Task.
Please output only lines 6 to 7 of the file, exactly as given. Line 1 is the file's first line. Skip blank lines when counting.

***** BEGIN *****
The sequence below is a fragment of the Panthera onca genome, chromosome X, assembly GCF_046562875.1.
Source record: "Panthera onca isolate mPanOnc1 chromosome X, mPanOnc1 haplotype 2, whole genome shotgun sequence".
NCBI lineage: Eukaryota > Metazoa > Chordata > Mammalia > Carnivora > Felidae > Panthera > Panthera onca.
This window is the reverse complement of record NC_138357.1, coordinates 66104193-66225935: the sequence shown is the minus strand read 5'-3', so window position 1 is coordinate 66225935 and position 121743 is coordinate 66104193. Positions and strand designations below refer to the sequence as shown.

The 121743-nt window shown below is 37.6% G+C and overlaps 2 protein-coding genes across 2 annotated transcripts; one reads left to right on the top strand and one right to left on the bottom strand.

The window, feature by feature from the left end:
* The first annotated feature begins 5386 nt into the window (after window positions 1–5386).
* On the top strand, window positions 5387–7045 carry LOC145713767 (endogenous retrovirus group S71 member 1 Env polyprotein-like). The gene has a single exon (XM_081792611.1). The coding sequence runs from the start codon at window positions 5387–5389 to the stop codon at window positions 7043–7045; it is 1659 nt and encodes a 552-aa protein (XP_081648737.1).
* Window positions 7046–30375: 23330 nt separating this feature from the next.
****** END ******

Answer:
The window, feature by feature from the left end:
* The first annotated feature begins 5386 nt into the window (after window positions 1–5386).